The AAT has held that no part of an amount of $1,937,000 received by the taxpayer under a deed of release following the commencement of legal proceedings against the taxpayer's former employer (St George/Westpac) was a transitional termination payment under s 82-10 of the Income Tax (Transitional Provisions) Act 1997. The taxpayer argued that $929,066.96 of the payment could be attributed to his entitlement to a redundancy payment that was provided for under his contract of employment in force must before 10 May 2006 as required by s 82-10(1)(b), and should therefore be subject to tax at concessional rates.
The AAT agreed with the Commissioner's submission that "the language of s 82-10 is concerned to identify, with some precision, the source of the entitlement to the receipt to determine whether it was in force before the transition date. Whether a payment is made because of a pre-10 May 2006 contractual entitlement must be determined having regard to the question of whether the entitlement was capable of being specified or calculated, albeit at some time in the future, as at 9 May 2006".
The AAT held that the taxpayer was unable to establish that an identifiable part of the settlement amount was attributable to a contractual entitlement in force as at 9 May 2006. The AAT said, at para 59:
"In this case, there was dispute about whether CDPJ was entitled to a retrenchment payment based on his 2008/2009 bonus as well as his base salary. This dispute was resolved as part of a broader settlement. The claims and counter claims made in the Federal Court proceedings were many and varied. It is impossible to determine the basis for the settlement or the extent to which the lump sum included compensation for causes of action beyond the contractual claims. For instance, there were apparently negotiations in November 2008 about redundancy entitlements that would be received by CDPJ as a result of the Westpac/St George merger and it is unclear whether any claims were made or paid as part of the settlement in respect of these negotiations."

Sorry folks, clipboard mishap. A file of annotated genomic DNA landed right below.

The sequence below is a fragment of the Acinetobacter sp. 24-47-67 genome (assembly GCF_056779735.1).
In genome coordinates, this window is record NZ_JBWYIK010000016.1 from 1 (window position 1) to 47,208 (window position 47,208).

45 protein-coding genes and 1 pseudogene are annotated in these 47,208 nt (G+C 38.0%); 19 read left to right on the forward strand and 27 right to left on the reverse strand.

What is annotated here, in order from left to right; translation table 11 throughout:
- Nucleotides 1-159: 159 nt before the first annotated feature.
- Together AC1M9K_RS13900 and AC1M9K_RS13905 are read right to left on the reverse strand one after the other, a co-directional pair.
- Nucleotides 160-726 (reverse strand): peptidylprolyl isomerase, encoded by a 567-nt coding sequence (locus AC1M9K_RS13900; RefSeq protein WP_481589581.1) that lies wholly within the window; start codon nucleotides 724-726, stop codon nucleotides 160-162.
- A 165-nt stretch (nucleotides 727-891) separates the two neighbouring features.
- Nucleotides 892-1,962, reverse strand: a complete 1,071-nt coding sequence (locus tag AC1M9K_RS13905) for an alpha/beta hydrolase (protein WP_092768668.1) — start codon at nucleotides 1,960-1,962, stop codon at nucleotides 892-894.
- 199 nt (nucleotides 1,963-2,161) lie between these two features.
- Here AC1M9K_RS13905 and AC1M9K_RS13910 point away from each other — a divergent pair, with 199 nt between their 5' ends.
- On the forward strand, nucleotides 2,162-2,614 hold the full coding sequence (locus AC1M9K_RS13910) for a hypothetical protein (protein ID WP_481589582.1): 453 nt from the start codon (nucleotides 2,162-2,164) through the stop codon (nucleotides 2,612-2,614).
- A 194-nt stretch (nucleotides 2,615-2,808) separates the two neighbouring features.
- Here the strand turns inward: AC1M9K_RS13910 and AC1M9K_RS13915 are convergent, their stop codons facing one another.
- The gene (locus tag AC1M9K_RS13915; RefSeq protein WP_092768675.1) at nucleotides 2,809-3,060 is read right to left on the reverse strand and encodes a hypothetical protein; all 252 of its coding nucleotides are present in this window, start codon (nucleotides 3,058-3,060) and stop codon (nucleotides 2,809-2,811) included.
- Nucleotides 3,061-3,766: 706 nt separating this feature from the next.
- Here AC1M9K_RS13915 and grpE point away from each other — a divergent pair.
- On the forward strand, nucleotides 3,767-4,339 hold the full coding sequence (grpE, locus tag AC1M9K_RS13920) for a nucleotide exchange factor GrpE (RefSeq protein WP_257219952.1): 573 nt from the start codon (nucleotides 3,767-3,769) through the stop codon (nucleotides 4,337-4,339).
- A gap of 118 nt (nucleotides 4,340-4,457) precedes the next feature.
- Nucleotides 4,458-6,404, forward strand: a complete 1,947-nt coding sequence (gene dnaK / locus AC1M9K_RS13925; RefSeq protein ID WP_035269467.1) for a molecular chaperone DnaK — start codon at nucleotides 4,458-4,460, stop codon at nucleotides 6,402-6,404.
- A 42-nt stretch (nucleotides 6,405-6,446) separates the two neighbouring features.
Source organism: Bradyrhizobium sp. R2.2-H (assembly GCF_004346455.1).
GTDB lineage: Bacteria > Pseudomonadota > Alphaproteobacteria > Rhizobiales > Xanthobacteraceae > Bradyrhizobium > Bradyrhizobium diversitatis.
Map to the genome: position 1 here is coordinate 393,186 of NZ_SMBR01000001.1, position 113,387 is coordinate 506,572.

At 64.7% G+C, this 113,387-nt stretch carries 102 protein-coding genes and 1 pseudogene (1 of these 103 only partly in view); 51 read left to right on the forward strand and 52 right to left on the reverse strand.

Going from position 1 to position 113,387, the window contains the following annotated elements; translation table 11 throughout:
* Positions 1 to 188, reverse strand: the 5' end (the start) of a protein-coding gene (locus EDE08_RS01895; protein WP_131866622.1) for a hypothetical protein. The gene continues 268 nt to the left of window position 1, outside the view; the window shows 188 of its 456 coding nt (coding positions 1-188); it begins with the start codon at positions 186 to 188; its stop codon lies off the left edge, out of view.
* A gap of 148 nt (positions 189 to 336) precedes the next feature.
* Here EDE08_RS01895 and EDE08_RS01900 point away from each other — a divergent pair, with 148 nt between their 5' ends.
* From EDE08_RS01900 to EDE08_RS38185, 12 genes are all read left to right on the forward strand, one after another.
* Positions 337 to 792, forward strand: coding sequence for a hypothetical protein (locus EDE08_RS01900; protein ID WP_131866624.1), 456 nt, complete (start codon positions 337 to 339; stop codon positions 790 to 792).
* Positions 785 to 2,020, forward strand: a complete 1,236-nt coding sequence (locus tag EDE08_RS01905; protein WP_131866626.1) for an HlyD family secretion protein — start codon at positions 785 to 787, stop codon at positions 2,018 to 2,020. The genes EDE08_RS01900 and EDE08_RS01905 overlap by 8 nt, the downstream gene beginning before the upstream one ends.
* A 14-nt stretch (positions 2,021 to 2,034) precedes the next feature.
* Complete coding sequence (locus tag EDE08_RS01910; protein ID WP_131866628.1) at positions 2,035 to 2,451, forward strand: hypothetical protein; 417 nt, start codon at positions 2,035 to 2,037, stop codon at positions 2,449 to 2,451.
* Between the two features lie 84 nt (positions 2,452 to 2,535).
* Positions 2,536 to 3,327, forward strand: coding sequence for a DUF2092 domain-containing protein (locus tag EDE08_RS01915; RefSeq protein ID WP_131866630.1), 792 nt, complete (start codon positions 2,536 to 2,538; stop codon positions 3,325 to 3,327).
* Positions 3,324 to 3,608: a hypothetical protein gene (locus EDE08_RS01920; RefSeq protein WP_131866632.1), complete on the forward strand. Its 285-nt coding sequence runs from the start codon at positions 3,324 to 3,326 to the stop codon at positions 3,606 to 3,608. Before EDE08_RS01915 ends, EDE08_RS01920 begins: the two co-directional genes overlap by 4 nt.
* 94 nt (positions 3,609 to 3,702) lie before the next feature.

The taxpayer's submissions that the AAT should apportion the settlement amount by looking through it and making its own determination was also rejected by the AAT on the basis of the decisions in Dibb v FCT  FCAFC 126 and FCT v Spedley Securities Ltd  FCA 31.
The Commissioner's objection decision was affirmed: CDPJ and FCT  AATA 535 (AAT, Redfern SM, 5 August 2014).